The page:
Hence, the maximum allowable dose can be used as a basis for determining if a chemical poses a skin exposure hazard.The Legal Consequences For Meth Labs extent of absorption of a chemical through the skin is a function of the area of the exposed skin, the amount of the chemical, the concentration of the chemical on the skin, the rate of absorption (flux rate) into the skin, and the length of time exposed.5 Assume for example, that an employee has contact on the interior portion of both hands to a solution of phenol (10% solution by weight) for two hours.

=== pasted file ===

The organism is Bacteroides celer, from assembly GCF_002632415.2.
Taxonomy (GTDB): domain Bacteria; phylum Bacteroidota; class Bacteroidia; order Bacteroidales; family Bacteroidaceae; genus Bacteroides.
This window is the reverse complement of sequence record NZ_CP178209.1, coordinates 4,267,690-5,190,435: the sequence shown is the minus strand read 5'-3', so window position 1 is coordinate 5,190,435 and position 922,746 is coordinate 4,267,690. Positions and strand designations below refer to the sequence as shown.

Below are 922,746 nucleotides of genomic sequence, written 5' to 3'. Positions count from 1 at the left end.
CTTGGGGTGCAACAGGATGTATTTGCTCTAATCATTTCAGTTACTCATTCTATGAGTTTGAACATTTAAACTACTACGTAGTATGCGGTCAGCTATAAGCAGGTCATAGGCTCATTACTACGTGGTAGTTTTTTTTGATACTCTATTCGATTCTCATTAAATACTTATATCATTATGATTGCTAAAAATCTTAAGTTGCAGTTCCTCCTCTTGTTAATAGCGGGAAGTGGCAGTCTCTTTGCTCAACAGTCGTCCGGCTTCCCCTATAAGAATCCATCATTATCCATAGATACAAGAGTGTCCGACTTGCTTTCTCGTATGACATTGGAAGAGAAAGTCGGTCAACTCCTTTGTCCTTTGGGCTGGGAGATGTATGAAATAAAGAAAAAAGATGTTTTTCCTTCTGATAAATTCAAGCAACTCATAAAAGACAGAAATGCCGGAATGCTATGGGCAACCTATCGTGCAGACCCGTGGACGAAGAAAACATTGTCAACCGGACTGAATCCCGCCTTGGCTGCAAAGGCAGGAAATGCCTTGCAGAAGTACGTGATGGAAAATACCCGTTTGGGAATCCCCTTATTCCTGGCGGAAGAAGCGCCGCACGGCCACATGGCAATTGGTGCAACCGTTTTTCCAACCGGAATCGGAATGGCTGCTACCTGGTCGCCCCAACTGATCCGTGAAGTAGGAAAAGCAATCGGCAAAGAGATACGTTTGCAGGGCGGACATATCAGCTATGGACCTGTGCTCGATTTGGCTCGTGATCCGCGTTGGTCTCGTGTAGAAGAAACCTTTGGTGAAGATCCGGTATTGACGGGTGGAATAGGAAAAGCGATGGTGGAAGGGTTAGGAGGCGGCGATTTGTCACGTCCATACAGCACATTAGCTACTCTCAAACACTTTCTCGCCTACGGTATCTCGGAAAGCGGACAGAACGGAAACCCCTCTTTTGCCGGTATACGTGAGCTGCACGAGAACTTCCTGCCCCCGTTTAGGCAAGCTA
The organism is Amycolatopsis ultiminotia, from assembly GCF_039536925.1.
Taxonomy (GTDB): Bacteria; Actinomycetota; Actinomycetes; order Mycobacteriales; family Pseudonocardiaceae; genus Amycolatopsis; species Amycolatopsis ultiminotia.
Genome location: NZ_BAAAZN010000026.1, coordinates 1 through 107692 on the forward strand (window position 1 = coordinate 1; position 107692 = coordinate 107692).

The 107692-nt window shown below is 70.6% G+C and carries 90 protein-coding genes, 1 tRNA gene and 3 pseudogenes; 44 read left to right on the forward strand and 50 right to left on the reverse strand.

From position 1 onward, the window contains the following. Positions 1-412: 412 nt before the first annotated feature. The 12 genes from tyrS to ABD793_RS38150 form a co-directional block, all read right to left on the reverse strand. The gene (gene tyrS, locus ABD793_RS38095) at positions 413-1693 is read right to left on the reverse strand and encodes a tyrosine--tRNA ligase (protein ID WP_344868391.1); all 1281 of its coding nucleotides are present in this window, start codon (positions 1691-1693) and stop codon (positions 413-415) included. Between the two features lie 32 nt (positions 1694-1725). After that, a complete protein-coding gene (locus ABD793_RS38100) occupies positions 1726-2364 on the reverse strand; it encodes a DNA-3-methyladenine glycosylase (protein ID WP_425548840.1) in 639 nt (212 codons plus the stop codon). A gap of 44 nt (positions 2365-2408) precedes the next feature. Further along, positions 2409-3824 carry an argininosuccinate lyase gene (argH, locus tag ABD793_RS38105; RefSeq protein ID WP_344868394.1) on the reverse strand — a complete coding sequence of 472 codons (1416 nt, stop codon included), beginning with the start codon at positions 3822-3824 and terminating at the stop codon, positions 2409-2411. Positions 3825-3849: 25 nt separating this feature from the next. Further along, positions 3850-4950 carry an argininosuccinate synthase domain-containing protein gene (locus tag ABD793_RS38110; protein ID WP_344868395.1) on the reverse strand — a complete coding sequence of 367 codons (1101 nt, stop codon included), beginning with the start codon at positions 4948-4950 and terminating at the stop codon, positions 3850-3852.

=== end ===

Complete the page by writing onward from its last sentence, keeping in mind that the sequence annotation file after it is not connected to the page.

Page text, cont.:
Approximately how much phenol would be absorbed? The Legal Consequences For Meth Labs flux rate, J, is determined by: J = (Kp)(Concentration of Chemical on Skin) Kp for phenol = 0.0043 cm/h (Kp values available from Exhibit B-2 in EPA Dermal guide6)(Kp – skin permeability coefficient) Thus, at a concentration of 10% by weight (10 g/100 cm3, 10,000 mg/100 cm3, or 100 mg/cm3)J = (0.0043 cm/h)(100 mg/cm3) = 0.43 mg/(cm2•h)(flux rate) Hence, under these conditions, 0.43 mg of phenol will be absorbed through the skin per cm2 of exposed skin per hour.